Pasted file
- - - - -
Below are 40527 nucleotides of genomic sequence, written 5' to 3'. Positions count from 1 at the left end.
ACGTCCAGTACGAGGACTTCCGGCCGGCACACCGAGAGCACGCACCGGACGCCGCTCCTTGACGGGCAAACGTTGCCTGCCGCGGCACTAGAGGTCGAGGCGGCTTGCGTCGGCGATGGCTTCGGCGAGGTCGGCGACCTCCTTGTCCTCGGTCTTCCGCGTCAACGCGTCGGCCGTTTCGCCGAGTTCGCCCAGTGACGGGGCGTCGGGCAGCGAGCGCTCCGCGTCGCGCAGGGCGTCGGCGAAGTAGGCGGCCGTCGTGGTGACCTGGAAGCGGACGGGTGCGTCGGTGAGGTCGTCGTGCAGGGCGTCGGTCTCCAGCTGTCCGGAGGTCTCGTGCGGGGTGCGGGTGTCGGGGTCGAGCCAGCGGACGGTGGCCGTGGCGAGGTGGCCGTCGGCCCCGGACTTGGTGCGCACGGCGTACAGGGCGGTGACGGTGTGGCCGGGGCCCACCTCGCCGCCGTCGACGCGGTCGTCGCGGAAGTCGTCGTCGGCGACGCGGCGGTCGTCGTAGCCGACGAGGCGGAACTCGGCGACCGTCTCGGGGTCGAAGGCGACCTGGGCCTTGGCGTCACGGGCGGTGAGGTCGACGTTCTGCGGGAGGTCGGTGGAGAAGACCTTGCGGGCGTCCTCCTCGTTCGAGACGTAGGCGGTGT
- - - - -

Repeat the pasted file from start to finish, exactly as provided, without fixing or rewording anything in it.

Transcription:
Below are 40527 nucleotides of genomic sequence, written 5' to 3'. Positions count from 1 at the left end.
ACGTCCAGTACGAGGACTTCCGGCCGGCACACCGAGAGCACGCACCGGACGCCGCTCCTTGACGGGCAAACGTTGCCTGCCGCGGCACTAGAGGTCGAGGCGGCTTGCGTCGGCGATGGCTTCGGCGAGGTCGGCGACCTCCTTGTCCTCGGTCTTCCGCGTCAACGCGTCGGCCGTTTCGCCGAGTTCGCCCAGTGACGGGGCGTCGGGCAGCGAGCGCTCCGCGTCGCGCAGGGCGTCGGCGAAGTAGGCGGCCGTCGTGGTGACCTGGAAGCGGACGGGTGCGTCGGTGAGGTCGTCGTGCAGGGCGTCGGTCTCCAGCTGTCCGGAGGTCTCGTGCGGGGTGCGGGTGTCGGGGTCGAGCCAGCGGACGGTGGCCGTGGCGAGGTGGCCGTCGGCCCCGGACTTGGTGCGCACGGCGTACAGGGCGGTGACGGTGTGGCCGGGGCCCACCTCGCCGCCGTCGACGCGGTCGTCGCGGAAGTCGTCGTCGGCGACGCGGCGGTCGTCGTAGCCGACGAGGCGGAACTCGGCGACCGTCTCGGGGTCGAAGGCGACCTGGGCCTTGGCGTCACGGGCGGTGAGGTCGACGTTCTGCGGGAGGTCGGTGGAGAAGACCTTGCGGGCGTCCTCCTCGTTCGAGACGTAGGCGGTGT